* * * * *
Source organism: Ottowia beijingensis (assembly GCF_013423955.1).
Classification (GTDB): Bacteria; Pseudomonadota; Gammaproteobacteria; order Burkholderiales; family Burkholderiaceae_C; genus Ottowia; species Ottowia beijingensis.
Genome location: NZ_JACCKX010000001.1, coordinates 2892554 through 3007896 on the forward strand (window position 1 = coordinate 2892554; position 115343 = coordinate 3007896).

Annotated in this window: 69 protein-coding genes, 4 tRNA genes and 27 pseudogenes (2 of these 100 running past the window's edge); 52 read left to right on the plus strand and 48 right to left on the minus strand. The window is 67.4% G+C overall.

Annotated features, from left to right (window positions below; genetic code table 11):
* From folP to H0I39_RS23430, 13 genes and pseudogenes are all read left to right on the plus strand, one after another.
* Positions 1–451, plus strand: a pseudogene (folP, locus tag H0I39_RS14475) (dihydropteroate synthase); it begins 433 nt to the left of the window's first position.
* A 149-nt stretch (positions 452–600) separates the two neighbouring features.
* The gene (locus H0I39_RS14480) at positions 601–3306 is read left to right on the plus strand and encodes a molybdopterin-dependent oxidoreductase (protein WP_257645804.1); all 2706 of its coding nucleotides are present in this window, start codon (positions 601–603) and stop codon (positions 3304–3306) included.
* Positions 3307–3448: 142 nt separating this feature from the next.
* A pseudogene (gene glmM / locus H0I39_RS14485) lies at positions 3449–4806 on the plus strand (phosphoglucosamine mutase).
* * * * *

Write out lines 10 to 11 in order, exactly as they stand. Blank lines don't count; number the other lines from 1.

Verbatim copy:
* Positions 3307–3448: 142 nt separating this feature from the next.
* A pseudogene (gene glmM / locus H0I39_RS14485) lies at positions 3449–4806 on the plus strand (phosphoglucosamine mutase).